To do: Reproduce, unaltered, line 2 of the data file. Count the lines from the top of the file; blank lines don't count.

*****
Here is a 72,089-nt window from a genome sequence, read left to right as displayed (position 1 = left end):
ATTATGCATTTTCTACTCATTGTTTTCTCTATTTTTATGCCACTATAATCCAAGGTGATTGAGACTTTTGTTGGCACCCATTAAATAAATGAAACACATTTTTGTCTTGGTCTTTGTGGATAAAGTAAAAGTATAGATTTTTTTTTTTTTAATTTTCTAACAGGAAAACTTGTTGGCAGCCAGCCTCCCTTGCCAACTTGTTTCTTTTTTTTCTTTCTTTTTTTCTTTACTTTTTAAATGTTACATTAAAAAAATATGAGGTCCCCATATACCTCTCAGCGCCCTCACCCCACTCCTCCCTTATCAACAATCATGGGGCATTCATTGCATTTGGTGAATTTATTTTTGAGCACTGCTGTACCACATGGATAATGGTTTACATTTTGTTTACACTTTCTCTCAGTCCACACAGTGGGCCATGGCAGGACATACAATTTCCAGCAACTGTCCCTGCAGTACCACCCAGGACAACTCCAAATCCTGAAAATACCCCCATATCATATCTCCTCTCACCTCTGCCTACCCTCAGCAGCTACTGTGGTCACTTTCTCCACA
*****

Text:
ATTATGCATTTTCTACTCATTGTTTTCTCTATTTTTATGCCACTATAATCCAAGGTGATTGAGACTTTTGTTGGCACCCATTAAATAAATGAAACACATTTTTGTCTTGGTCTTTGTGGATAAAGTAAAAGTATAGATTTTTTTTTTTTTAATTTTCTAACAGGAAAACTTGTTGGCAGCCAGCCTCCCTTGCCAACTTGTTTCTTTTTTTTCTTTCTTTTTTTCTTTACTTTTTAAATGTTACATTAAAAAAATATGAGGTCCCCATATACCTCTCAGCGCCCTCACCCCACTCCTCCCTTATCAACAATCATGGGGCATTCATTGCATTTGGTGAATTTATTTTTGAGCACTGCTGTACCACATGGATAATGGTTTACATTTTGTTTACACTTTCTCTCAGTCCACACAGTGGGCCATGGCAGGACATACAATTTCCAGCAACTGTCCCTGCAGTACCACCCAGGACAACTCCAAATCCTGAAAATACCCCCATATCATATCTCCTCTCACCTCTGCCTACCCTCAGCAGCTACTGTGGTCACTTTCTCCACA